Don't Shoot the Breeze 
One of the simplest ways to prevent the indoor spread of a contagious virus is to increase the volume of outside air that comes into our buildings. Simply opening a window can dilute the particles in the air. This is a big change because most contemporary American office buildings have inoperable windows to create an airtight seal for energy efficiency. When weather forces our windows closed it becomes important to install a highly efficient heating and cooling systems that filters and exchanges air at increased rates.

Open the Plan Up
Some designers have thought this might be the end of the open office trend. The simple truth is that an open office where you work in distanced space, surrounded by a lounge and individual work areas, designed to facilitate distancing and enhanced airflow is a much healthier environment. There is a lot of benefit to spending time near daylight and fresh air and an open office can make that happen.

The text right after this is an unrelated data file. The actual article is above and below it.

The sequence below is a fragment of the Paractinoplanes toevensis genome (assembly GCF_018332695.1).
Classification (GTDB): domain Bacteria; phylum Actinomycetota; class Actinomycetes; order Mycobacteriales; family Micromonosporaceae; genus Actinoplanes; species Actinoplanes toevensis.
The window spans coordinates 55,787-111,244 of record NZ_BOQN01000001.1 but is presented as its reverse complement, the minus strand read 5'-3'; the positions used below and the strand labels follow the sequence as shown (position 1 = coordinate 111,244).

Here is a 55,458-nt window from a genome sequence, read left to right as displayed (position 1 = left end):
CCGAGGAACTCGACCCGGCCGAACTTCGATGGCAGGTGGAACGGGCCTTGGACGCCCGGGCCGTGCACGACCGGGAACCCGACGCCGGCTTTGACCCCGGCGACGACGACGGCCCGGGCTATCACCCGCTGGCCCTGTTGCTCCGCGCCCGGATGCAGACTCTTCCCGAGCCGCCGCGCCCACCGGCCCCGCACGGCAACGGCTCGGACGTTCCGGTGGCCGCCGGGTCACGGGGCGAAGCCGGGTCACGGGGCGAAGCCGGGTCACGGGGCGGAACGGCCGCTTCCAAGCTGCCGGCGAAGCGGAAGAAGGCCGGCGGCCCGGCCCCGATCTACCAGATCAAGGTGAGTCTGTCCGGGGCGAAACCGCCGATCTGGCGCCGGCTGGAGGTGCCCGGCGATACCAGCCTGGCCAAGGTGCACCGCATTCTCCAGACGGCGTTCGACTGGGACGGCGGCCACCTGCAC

Designers will be trying to eliminate shared touch points wherever possible. Hands free door pulls, doorless bathroom entry systems, touchless plumbing fixtures are all building elements that architects are employing today. Antimicrobial flooring, countertops, and even paint are making significant impacts as a first line of defense against the spread of germs, bacteria, and other pathogens.

Work On Your Flexibility 
While not a new concept in office design, flexible workspaces are more important than ever as employers compete to bring employees back to the office. Instead of private offices, employers will offer all types of working configurations including desks, high tops, phone rooms, booths, soft seating lounges, and lockers for personal belongings. This agile work environment allows easy portability for those working in a hybrid home and office schedule and replicates what many of us work like in our homes.

The workplace is not going away. The benefits of community, connectivity, and culture you get in a collaborative space cannot be replaced by working remotely. The challenge for designers and business owners is to provide a workplace that is productive and healthy. Ultimately, this reinvention of the office will lead to an environment where people can enjoy their workday and collaborate with colleagues while staying safe, healthy, and creative.